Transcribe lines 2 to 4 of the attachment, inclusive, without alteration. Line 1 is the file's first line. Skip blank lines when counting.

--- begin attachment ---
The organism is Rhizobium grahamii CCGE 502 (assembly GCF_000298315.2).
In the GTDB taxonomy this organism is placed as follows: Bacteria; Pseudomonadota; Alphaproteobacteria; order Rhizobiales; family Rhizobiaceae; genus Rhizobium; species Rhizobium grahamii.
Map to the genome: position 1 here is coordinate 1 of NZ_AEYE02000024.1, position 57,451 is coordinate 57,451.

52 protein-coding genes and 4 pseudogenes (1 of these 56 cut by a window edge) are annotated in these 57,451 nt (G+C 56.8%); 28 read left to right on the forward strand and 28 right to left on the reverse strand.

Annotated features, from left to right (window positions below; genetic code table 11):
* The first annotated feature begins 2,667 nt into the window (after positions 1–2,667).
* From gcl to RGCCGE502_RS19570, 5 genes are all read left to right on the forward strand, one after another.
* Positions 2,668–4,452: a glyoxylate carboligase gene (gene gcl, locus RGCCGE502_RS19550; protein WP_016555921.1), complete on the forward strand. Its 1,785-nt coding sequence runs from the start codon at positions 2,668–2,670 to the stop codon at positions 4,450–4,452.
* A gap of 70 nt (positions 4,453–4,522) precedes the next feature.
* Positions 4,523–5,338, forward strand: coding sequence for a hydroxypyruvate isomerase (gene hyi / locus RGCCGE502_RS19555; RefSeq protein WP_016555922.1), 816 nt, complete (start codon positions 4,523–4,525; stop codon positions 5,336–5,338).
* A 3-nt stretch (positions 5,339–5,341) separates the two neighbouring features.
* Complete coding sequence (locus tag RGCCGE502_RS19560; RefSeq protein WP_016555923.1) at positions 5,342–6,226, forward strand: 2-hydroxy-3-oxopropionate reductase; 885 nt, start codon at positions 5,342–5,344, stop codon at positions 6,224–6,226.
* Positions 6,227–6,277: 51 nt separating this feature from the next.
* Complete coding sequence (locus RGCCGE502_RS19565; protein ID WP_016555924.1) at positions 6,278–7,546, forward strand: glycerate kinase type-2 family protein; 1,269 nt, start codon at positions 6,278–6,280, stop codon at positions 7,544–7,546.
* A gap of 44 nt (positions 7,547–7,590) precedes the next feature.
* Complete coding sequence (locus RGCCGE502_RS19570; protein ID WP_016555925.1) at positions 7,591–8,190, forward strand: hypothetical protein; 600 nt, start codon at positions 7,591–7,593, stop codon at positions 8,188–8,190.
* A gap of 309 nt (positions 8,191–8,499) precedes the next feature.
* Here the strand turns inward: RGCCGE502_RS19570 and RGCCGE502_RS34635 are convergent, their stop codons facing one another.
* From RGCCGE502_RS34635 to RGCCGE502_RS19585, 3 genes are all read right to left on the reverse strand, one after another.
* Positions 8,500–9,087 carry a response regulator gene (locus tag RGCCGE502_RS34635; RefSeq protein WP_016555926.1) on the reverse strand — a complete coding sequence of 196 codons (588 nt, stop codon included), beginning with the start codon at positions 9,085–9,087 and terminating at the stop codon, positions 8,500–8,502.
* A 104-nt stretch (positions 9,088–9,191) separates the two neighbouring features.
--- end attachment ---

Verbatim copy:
In the GTDB taxonomy this organism is placed as follows: Bacteria; Pseudomonadota; Alphaproteobacteria; order Rhizobiales; family Rhizobiaceae; genus Rhizobium; species Rhizobium grahamii.
Map to the genome: position 1 here is coordinate 1 of NZ_AEYE02000024.1, position 57,451 is coordinate 57,451.

52 protein-coding genes and 4 pseudogenes (1 of these 56 cut by a window edge) are annotated in these 57,451 nt (G+C 56.8%); 28 read left to right on the forward strand and 28 right to left on the reverse strand.